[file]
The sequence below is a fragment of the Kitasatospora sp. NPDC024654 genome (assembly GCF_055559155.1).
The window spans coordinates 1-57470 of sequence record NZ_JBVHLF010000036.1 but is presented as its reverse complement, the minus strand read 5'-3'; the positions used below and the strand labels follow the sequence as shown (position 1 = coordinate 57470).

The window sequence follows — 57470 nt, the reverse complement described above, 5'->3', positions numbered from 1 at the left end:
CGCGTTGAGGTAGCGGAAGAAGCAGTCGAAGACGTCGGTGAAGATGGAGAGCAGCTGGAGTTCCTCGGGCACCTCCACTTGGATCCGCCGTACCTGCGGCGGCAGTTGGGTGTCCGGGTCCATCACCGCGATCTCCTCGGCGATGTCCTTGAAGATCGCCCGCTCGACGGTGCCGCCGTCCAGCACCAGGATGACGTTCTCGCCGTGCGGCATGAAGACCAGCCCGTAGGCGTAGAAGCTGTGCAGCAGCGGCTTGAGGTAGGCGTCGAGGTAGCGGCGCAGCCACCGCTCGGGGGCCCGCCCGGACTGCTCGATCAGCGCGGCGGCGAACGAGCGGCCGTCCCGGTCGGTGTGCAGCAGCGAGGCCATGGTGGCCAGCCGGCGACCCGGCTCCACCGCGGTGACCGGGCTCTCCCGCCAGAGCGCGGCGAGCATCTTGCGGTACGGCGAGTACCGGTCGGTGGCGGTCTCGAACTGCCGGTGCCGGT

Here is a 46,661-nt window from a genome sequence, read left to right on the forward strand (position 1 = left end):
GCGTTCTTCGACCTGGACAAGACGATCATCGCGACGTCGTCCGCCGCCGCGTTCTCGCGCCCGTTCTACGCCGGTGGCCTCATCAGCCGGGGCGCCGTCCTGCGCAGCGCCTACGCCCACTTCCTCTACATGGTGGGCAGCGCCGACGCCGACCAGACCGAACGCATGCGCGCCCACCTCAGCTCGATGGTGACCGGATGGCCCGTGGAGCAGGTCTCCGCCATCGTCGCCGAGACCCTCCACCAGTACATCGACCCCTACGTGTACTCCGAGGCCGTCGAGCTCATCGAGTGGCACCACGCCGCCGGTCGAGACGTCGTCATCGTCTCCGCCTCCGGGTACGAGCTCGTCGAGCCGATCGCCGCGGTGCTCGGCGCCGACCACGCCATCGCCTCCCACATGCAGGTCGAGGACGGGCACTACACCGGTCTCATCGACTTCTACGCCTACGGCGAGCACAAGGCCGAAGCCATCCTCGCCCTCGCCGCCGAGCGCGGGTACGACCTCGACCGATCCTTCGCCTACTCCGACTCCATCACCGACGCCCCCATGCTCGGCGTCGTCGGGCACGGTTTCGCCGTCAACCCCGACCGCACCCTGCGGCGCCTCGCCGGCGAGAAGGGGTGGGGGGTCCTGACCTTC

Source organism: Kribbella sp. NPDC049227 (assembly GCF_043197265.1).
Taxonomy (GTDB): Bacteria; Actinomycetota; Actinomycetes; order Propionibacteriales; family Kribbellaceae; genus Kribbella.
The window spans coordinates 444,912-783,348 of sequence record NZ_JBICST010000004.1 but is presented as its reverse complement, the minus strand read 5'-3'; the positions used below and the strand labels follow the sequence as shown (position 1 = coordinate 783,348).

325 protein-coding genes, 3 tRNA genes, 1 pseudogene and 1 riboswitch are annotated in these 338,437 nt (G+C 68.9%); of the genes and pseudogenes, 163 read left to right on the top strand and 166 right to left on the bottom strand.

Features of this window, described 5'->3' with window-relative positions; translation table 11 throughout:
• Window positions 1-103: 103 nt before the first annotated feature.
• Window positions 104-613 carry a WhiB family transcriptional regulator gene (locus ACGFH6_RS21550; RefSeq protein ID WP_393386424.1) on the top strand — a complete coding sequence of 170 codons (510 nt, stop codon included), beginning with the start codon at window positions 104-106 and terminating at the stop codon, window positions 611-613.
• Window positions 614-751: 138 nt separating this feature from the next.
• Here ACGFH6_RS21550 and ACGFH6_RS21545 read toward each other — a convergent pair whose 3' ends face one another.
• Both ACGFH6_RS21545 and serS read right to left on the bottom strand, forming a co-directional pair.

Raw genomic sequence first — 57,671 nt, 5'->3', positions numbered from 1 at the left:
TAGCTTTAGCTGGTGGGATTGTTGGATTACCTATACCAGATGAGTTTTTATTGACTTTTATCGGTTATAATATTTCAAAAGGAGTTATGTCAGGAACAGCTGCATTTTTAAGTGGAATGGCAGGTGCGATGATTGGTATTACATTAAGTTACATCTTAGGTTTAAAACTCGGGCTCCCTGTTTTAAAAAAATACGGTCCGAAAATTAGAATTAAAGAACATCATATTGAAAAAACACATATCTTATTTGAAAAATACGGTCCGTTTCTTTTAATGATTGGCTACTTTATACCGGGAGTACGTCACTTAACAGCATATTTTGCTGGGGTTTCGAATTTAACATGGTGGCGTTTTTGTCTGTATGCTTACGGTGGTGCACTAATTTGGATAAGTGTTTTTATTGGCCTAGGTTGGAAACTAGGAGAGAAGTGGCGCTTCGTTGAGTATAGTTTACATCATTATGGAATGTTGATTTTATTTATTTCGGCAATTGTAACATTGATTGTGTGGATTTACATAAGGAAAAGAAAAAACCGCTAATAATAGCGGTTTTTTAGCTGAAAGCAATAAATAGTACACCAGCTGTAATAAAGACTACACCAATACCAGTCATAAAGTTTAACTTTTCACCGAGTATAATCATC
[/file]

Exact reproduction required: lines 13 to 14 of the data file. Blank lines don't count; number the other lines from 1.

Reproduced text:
• Window positions 104-613 carry a WhiB family transcriptional regulator gene (locus ACGFH6_RS21550; RefSeq protein ID WP_393386424.1) on the top strand — a complete coding sequence of 170 codons (510 nt, stop codon included), beginning with the start codon at window positions 104-106 and terminating at the stop codon, window positions 611-613.
• Window positions 614-751: 138 nt separating this feature from the next.